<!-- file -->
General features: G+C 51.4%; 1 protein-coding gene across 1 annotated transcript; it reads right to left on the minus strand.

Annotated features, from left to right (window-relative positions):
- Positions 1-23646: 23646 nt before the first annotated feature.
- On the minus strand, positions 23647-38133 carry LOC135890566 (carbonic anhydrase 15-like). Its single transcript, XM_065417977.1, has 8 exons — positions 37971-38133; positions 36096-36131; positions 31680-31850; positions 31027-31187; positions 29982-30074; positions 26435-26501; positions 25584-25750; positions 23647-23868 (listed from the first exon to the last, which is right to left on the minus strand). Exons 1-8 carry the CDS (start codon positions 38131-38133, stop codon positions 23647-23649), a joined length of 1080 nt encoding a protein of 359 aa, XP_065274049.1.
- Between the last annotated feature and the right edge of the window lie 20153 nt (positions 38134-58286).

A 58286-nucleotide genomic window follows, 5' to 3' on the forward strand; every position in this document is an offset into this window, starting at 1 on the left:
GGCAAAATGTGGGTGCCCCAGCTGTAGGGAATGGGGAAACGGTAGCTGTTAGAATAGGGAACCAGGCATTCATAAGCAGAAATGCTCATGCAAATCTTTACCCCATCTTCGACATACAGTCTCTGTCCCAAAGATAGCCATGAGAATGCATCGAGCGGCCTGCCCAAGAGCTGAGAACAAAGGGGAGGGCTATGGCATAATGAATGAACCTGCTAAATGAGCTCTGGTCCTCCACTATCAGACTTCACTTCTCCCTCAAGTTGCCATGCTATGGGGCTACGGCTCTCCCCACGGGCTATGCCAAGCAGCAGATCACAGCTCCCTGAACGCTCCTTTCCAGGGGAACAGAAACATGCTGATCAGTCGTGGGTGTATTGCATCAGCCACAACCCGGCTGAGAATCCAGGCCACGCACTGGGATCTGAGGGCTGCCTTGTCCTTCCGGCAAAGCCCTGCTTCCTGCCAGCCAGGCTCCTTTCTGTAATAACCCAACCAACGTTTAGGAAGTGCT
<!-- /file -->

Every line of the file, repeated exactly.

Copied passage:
General features: G+C 51.4%; 1 protein-coding gene across 1 annotated transcript; it reads right to left on the minus strand.

Annotated features, from left to right (window-relative positions):
- Positions 1-23646: 23646 nt before the first annotated feature.
- On the minus strand, positions 23647-38133 carry LOC135890566 (carbonic anhydrase 15-like). Its single transcript, XM_065417977.1, has 8 exons — positions 37971-38133; positions 36096-36131; positions 31680-31850; positions 31027-31187; positions 29982-30074; positions 26435-26501; positions 25584-25750; positions 23647-23868 (listed from the first exon to the last, which is right to left on the minus strand). Exons 1-8 carry the CDS (start codon positions 38131-38133, stop codon positions 23647-23649), a joined length of 1080 nt encoding a protein of 359 aa, XP_065274049.1.
- Between the last annotated feature and the right edge of the window lie 20153 nt (positions 38134-58286).

A 58286-nucleotide genomic window follows, 5' to 3' on the forward strand; every position in this document is an offset into this window, starting at 1 on the left:
GGCAAAATGTGGGTGCCCCAGCTGTAGGGAATGGGGAAACGGTAGCTGTTAGAATAGGGAACCAGGCATTCATAAGCAGAAATGCTCATGCAAATCTTTACCCCATCTTCGACATACAGTCTCTGTCCCAAAGATAGCCATGAGAATGCATCGAGCGGCCTGCCCAAGAGCTGAGAACAAAGGGGAGGGCTATGGCATAATGAATGAACCTGCTAAATGAGCTCTGGTCCTCCACTATCAGACTTCACTTCTCCCTCAAGTTGCCATGCTATGGGGCTACGGCTCTCCCCACGGGCTATGCCAAGCAGCAGATCACAGCTCCCTGAACGCTCCTTTCCAGGGGAACAGAAACATGCTGATCAGTCGTGGGTGTATTGCATCAGCCACAACCCGGCTGAGAATCCAGGCCACGCACTGGGATCTGAGGGCTGCCTTGTCCTTCCGGCAAAGCCCTGCTTCCTGCCAGCCAGGCTCCTTTCTGTAATAACCCAACCAACGTTTAGGAAGTGCT